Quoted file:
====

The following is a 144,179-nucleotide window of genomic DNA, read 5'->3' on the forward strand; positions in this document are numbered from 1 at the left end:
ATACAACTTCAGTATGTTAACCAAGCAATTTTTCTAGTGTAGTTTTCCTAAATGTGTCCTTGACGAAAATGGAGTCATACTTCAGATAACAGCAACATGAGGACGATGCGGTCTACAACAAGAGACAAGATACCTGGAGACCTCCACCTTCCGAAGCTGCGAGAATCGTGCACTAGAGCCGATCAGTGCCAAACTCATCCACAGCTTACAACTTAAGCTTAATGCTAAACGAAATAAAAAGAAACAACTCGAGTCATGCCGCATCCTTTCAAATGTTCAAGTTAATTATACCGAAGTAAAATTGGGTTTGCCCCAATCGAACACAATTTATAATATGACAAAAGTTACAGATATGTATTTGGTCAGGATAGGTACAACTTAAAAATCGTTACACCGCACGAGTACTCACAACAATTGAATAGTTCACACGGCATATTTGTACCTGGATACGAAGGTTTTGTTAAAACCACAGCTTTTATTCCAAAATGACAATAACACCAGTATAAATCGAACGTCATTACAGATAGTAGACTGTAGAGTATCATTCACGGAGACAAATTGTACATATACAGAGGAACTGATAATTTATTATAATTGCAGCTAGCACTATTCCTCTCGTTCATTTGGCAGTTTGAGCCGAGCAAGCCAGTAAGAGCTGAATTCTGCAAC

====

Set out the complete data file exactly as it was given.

The following is a 144,179-nucleotide window of genomic DNA, read 5'->3' on the forward strand; positions in this document are numbered from 1 at the left end:
ATACAACTTCAGTATGTTAACCAAGCAATTTTTCTAGTGTAGTTTTCCTAAATGTGTCCTTGACGAAAATGGAGTCATACTTCAGATAACAGCAACATGAGGACGATGCGGTCTACAACAAGAGACAAGATACCTGGAGACCTCCACCTTCCGAAGCTGCGAGAATCGTGCACTAGAGCCGATCAGTGCCAAACTCATCCACAGCTTACAACTTAAGCTTAATGCTAAACGAAATAAAAAGAAACAACTCGAGTCATGCCGCATCCTTTCAAATGTTCAAGTTAATTATACCGAAGTAAAATTGGGTTTGCCCCAATCGAACACAATTTATAATATGACAAAAGTTACAGATATGTATTTGGTCAGGATAGGTACAACTTAAAAATCGTTACACCGCACGAGTACTCACAACAATTGAATAGTTCACACGGCATATTTGTACCTGGATACGAAGGTTTTGTTAAAACCACAGCTTTTATTCCAAAATGACAATAACACCAGTATAAATCGAACGTCATTACAGATAGTAGACTGTAGAGTATCATTCACGGAGACAAATTGTACATATACAGAGGAACTGATAATTTATTATAATTGCAGCTAGCACTATTCCTCTCGTTCATTTGGCAGTTTGAGCCGAGCAAGCCAGTAAGAGCTGAATTCTGCAAC